Zooming out further still, rapid urbanization across the globe is presenting a very different form of challenge — how can cities be adapted to cater to larger populations and increasingly varied demographics? One way to build a solid foundation for the future is through well designed public spaces, exemplified by Brearley Architects and Urbanists’ Jiangyin Greenway, which weaves together miles of parkland with an undulating ribbon of paths, bridges and play areas.
The addition of more well design, affordable housing is also essential, and last year’s A+Awards program showcased progress on this front, too — Interface Studio Architects‘ XS House utilizes an extraordinarily slender plot, cleverly dividing the volume to form a series of light and airy apartments in the heart of Philadelphia.
While these macro-level challenges are constantly evolving, at least one need remains a constant across the globe — the need for well designed community-based architecture, fostering greater social resilience in these trying times. First, Pingelly Recreation and Cultural Centre — a beautifully detailed timber building in Western Australia designed by Iredale Pedersen Hook Architects with ATC Studio — brings diverse communities together through sport and a host of other programmatic events.
Similarly, archimania’s Ballet Memphis project was designed as a social catalyst, welcoming the public to engage in artistic movement through an open, accessible layout. Shifting scales, Bangkok-based firm LANDPROCESS created the world’s most epic example of communal agriculture, repurposing more than 230,000 square feet of unused roof space at Thammasat University to create Asia’s largest organic rooftop farm.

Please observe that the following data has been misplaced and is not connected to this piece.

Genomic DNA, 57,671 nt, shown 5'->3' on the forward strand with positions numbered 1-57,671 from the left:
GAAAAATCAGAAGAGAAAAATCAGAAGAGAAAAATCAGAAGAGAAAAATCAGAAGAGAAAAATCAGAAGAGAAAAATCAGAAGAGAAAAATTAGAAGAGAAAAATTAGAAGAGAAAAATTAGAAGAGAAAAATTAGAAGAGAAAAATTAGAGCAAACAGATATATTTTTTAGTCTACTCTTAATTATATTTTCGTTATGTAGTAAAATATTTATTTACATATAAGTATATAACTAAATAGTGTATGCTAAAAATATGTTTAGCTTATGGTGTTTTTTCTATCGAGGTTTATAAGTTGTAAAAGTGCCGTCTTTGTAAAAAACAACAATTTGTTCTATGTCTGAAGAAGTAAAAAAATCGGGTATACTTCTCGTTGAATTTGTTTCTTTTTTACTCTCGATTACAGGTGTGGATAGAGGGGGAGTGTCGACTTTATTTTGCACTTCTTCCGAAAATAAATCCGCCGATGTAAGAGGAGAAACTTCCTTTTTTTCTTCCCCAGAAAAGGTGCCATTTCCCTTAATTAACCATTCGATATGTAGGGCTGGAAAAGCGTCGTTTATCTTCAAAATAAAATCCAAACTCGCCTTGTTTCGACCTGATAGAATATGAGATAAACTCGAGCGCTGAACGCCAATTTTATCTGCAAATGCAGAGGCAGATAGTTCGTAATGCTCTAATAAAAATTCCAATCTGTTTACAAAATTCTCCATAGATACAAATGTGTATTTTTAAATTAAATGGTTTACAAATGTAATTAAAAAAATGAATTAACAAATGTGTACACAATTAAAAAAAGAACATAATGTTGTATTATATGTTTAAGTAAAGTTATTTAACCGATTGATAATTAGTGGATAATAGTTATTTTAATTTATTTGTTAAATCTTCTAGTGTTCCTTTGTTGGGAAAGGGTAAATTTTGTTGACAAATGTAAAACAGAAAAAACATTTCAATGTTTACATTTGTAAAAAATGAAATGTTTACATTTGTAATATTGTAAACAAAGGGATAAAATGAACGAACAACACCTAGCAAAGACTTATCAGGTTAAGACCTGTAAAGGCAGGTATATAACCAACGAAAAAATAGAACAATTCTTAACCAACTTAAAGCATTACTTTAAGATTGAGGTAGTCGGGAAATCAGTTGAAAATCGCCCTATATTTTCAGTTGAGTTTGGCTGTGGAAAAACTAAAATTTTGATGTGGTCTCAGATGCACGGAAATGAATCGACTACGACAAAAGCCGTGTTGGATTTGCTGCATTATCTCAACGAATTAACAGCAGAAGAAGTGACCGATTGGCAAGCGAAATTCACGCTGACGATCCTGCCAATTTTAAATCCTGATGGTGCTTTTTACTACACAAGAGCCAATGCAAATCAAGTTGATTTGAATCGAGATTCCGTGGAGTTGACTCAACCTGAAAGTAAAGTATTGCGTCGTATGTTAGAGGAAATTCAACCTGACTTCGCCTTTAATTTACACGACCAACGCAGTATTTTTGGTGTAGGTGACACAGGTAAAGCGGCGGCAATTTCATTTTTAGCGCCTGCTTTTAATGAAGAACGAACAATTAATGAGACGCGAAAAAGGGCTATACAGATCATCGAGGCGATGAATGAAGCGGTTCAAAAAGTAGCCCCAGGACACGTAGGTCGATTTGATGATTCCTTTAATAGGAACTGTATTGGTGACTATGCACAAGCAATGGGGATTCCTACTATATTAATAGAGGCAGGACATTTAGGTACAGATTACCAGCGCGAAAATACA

These projects are game changers in their own way, but even the most successful architects cannot afford to rest on their laurels. 2021 has brought with it the continuation of existing challenges and the emergence of new ones. The need for safe working environments and improved healthcare facilities will remain crucial in the post-pandemic era, while extreme weather events like the winter storms of Texas just go to show how more climate-resilient designs are critical to the future of cities in the U.S. and beyond.
With the world in a constant state of change, and the creative processes of architects must change with it. Firms that show a willingness to continually adapt their approach to detailing, specification, planning and delivery of projects are most likely to thrive in the coming days. Most significantly of all, the architects that possess these flexible qualities in their work will be able to provide innovative, practical solutions that meet the emerging needs of their clients and the wider public.
It is these architects that deserve to be celebrated, those whose projects serve as a blueprint for the buildings and cities of tomorrow — no matter what the future holds.
If you have a project that could serve as a positive case study for others in the profession, be sure to submit it for an A+Award before the Main Entry Deadline on March 12 this year.
We can’t wait to share your work with the world!